"Genuine Buddhism, overleaping the barrier between finite and infinite mind, urges its followers to aspire, by their own efforts, to that divine perfectibility of which it teaches that man is capable, and by attaining which man becomes a god," says Brian Houghton Hodgson.}
Dreary and sad were the ways, and blood-covered the tortuous paths by which the world of the Christians was driven to embrace the Irenean and Eusebian Christianity. And yet, unless we accept the views of the ancient Pagans, what claim has our generation to having solved any of the mysteries of the "kingdom of heaven"? What more does the most pious and learned of Christians know of the future destiny and progress of our immortal spirits than the heathen philosopher of old, or the modern "Pagan" beyond the Himalaya? Can he even boast that he knows as much, although he works in the full blaze of "divine" revelation? We have seen a Buddhist holding to the religion of his fathers, both in theory and practice; and, however blind may be his faith, however absurd his notions on some particular doctrinal points, later engraftings of an ambitious clergy, yet in practical works his Buddhism is far more Christ-like in deed and spirit than the average life of our Christian priests and ministers. The fact alone that his religion commands him to "honor his own faith, but never slander that of other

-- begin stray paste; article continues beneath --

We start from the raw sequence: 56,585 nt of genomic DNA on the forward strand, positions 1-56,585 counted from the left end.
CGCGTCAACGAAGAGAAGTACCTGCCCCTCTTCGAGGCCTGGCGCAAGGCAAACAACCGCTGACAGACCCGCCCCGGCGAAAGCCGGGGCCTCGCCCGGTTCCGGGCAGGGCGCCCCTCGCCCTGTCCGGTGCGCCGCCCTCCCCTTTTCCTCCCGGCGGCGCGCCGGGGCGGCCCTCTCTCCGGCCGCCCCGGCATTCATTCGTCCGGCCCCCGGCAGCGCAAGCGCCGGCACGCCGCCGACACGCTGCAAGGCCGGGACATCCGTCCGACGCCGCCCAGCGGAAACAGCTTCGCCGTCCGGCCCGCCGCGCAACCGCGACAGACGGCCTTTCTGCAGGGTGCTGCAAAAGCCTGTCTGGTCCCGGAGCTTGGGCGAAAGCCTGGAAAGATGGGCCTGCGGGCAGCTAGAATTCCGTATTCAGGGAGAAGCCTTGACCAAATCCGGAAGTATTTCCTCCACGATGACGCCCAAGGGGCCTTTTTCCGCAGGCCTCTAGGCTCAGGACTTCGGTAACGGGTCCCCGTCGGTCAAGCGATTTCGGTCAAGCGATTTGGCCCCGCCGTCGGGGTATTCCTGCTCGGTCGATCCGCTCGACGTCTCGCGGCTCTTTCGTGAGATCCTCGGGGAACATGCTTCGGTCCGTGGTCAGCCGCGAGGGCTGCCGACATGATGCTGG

J "The Mahâvansa," vol. i., Introduction.
people,"* is sufficient. It places the Buddhist lama immeasurably higher than any priest or clergyman who deems it his sacred duty to curse the "heathen" to his face, and sentence him and his religion to "eternal damnation." Christianity becomes every day more a religion of pure emotionalism. The doctrine of Buddha is entirely based on practical works. A general love of all beings, human and animal, is its nucleus. A man who knows that unless he toils for himself he has to starve, and understands that he has no scapegoat to carry the burden of his iniquities for him, is ten times as likely to become a better man than one who is taught that murder, theft, and profligacy can be washed in one instant as white as snow, if he but believes in a God who, to borrow an expression of Volney, "once took food upon earth, and is now himself the food of his people."